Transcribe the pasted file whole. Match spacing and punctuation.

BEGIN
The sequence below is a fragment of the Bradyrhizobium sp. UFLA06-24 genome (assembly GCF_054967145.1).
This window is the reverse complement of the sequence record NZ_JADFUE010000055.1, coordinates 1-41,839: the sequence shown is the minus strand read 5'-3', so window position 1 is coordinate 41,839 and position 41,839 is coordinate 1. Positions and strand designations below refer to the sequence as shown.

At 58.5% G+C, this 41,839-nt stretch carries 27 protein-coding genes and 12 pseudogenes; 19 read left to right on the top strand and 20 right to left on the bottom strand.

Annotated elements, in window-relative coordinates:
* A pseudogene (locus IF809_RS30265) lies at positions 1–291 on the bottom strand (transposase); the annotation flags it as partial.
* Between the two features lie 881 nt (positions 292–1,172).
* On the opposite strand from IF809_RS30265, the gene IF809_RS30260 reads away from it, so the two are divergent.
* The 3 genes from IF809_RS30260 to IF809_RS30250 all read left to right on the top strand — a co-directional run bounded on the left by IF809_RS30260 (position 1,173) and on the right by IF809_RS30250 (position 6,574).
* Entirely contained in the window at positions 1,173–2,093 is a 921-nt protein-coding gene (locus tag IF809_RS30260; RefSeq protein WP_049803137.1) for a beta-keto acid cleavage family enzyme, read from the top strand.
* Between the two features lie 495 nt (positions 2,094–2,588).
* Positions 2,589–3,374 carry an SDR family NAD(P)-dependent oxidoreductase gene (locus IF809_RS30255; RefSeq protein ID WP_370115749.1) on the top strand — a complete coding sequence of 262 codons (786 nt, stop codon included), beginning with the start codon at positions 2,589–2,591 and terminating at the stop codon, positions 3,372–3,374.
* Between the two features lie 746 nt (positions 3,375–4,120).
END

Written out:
The sequence below is a fragment of the Bradyrhizobium sp. UFLA06-24 genome (assembly GCF_054967145.1).
This window is the reverse complement of the sequence record NZ_JADFUE010000055.1, coordinates 1-41,839: the sequence shown is the minus strand read 5'-3', so window position 1 is coordinate 41,839 and position 41,839 is coordinate 1. Positions and strand designations below refer to the sequence as shown.

At 58.5% G+C, this 41,839-nt stretch carries 27 protein-coding genes and 12 pseudogenes; 19 read left to right on the top strand and 20 right to left on the bottom strand.

Annotated elements, in window-relative coordinates:
* A pseudogene (locus IF809_RS30265) lies at positions 1–291 on the bottom strand (transposase); the annotation flags it as partial.
* Between the two features lie 881 nt (positions 292–1,172).
* On the opposite strand from IF809_RS30265, the gene IF809_RS30260 reads away from it, so the two are divergent.
* The 3 genes from IF809_RS30260 to IF809_RS30250 all read left to right on the top strand — a co-directional run bounded on the left by IF809_RS30260 (position 1,173) and on the right by IF809_RS30250 (position 6,574).
* Entirely contained in the window at positions 1,173–2,093 is a 921-nt protein-coding gene (locus tag IF809_RS30260; RefSeq protein WP_049803137.1) for a beta-keto acid cleavage family enzyme, read from the top strand.
* Between the two features lie 495 nt (positions 2,094–2,588).
* Positions 2,589–3,374 carry an SDR family NAD(P)-dependent oxidoreductase gene (locus IF809_RS30255; RefSeq protein ID WP_370115749.1) on the top strand — a complete coding sequence of 262 codons (786 nt, stop codon included), beginning with the start codon at positions 2,589–2,591 and terminating at the stop codon, positions 3,372–3,374.
* Between the two features lie 746 nt (positions 3,375–4,120).